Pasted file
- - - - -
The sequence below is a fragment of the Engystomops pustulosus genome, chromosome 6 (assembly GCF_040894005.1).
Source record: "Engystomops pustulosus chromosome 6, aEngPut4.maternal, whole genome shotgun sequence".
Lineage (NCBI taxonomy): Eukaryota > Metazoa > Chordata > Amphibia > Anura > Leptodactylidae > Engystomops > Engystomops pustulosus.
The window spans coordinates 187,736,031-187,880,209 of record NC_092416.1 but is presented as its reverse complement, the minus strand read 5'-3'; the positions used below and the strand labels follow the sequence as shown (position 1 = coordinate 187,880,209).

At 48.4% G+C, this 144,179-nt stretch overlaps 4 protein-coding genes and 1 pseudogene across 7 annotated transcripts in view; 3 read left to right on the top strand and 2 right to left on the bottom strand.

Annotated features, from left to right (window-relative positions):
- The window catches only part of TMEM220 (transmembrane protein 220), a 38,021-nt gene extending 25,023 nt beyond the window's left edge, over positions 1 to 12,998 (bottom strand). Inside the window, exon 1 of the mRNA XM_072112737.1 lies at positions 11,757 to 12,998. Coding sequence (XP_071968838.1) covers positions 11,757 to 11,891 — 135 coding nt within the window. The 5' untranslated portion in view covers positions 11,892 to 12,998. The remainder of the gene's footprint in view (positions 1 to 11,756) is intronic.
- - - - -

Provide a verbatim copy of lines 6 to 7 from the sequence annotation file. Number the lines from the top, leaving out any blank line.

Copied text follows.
Annotated features, from left to right (window-relative positions):
- The window catches only part of TMEM220 (transmembrane protein 220), a 38,021-nt gene extending 25,023 nt beyond the window's left edge, over positions 1 to 12,998 (bottom strand). Inside the window, exon 1 of the mRNA XM_072112737.1 lies at positions 11,757 to 12,998. Coding sequence (XP_071968838.1) covers positions 11,757 to 11,891 — 135 coding nt within the window. The 5' untranslated portion in view covers positions 11,892 to 12,998. The remainder of the gene's footprint in view (positions 1 to 11,756) is intronic.